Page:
At Casa Juan Diego, the work of taking care of our “neighbor” looks a little commonplace. We cook, clean, fill out forms, drive our guests to mandated visits with immigration officials, to court, to medical appointments, transport our children to and from summer school because the bus does not run in the summer, make daily trips to the pharmacy to buy medication for the sick, answer the steady ringing of the doorbell of a person in need – these are just a few of the daily activities. There is no end to all these seemingly ordinary actions that make up the collective work of welcoming, nurturing, forgiving, and sustaining our wounded traveler.

by Angel Valdez

But, all these acts in reality are collective Works of Mercy, sometimes hidden in plain sight, that also create the foundation for what I have found to be the most important thing we provide at Casa Juan Diego: solidarity with our guests. By voluntarily joining migrant persons in their struggle, taking on as much of it as we can, sharing their lives, their living conditions, and their vulnerability, whether to ICE or to angry anti-migrant folks who show up to yell at them and us. It may seem counter-intuitive to draw closer to the fire, but it is where we find salvation, according to the parable. Solidarity does not require a particular political affiliation or viewpoint on migration; in fact, such things are irrelevant and get in the way.  It is the acknowledgement that a person who does not resemble you at all, a person from another society is your neighbor in Jesus’s sense, the neighbor that you are commanded to love. It sends the message to a person in trouble that they are not alone, and that they matter. It demonstrates in action a clear and direct message that they are valued; a magic word for those on the margins. For many just knowing that they are not alone, that someone is on their side and has their back, is what allows people to keep going under unimaginably difficult circumstances.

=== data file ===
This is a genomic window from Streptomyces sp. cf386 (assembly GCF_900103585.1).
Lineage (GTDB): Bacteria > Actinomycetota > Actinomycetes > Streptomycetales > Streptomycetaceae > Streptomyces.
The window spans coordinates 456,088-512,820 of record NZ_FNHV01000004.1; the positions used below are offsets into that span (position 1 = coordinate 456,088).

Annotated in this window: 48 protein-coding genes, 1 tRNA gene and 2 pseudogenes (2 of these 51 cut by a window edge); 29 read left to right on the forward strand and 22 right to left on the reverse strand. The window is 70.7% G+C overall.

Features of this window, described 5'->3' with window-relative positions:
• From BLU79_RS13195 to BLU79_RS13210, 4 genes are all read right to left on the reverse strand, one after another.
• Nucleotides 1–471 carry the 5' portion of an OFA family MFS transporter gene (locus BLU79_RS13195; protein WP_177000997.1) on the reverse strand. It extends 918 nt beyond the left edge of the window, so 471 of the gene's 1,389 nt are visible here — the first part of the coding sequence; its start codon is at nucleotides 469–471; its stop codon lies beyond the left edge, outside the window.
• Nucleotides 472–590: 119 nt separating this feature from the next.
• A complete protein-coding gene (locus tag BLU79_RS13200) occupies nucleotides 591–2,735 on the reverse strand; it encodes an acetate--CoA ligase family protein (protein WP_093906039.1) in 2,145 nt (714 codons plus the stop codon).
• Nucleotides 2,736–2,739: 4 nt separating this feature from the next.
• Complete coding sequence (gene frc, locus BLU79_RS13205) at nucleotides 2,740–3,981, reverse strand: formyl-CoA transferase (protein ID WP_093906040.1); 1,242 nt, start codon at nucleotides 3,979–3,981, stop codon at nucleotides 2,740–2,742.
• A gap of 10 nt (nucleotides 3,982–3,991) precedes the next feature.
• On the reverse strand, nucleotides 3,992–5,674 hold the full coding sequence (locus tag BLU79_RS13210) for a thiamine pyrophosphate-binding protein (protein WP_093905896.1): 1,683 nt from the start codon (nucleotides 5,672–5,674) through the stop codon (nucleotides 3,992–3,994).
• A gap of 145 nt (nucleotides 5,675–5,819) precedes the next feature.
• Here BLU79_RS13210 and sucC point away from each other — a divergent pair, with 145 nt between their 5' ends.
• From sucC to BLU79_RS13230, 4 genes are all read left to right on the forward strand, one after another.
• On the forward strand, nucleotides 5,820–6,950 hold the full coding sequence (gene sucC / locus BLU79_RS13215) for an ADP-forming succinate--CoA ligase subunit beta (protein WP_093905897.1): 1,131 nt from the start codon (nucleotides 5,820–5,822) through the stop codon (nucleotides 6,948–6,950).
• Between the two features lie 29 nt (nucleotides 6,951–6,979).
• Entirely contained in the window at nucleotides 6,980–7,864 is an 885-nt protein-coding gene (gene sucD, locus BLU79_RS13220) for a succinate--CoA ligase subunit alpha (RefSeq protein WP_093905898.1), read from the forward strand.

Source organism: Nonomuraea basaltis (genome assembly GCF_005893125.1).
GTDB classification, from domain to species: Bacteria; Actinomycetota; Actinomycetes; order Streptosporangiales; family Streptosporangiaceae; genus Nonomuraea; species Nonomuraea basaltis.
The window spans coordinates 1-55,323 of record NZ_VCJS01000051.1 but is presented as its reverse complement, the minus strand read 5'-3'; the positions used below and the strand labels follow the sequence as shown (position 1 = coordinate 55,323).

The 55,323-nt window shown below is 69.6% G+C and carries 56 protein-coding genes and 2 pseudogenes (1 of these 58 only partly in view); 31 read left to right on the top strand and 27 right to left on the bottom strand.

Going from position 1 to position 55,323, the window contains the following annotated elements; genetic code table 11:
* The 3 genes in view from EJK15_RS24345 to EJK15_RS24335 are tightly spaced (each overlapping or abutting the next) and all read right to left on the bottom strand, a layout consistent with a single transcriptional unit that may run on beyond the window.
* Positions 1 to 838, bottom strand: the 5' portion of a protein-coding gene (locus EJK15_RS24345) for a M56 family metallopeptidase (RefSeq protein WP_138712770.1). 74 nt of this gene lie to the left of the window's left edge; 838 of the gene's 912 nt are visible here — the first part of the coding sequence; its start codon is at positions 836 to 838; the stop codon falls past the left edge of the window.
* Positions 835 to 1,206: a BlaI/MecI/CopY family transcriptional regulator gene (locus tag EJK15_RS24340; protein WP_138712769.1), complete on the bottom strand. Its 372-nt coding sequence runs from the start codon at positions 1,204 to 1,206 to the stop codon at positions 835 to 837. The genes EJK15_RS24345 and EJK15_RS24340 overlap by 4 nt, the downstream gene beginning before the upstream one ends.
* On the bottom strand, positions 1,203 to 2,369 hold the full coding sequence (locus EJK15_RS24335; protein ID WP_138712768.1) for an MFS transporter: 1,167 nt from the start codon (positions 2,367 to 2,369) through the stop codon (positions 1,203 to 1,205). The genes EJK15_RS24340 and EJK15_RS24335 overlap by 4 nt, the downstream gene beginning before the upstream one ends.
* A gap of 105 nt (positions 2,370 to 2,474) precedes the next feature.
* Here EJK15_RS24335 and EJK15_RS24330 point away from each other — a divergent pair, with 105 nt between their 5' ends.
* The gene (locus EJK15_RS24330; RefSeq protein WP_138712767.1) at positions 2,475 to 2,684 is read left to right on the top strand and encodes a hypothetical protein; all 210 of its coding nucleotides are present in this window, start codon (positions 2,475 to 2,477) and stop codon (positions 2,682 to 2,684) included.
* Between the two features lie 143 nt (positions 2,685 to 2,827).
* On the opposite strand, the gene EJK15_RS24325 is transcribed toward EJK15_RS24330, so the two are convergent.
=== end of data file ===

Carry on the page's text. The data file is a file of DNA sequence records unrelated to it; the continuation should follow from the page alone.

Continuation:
Solidarity is also the antidote to the despair I feel when I hear firsthand reports of terrible abuse by our own government at our southern border, or read the paper or see the latest rule that is designed to harm and terrorize people that I love, people that literally have nothing but the children they have carried across a continent. In solidarity with our guests at Casa Juan Diego, I am also not alone in these frightening times. And while love is not required as the initial motivation for solidarity, I can testify that it is always the outcome. So, take heart my sisters and brothers, we are not powerless even when the scales of justice seem heavily weighted down on the side of fear and hatred. Cultivate solidarity in whatever way you can. Being in solidarity is an intentional joining of hands and boldly stating to the world that if they come for you, they also come for me. There is nothing more powerful and transformative in our human community.

Houston Catholic Worker, October-December 2019, Vol. XXXIX, No. 4.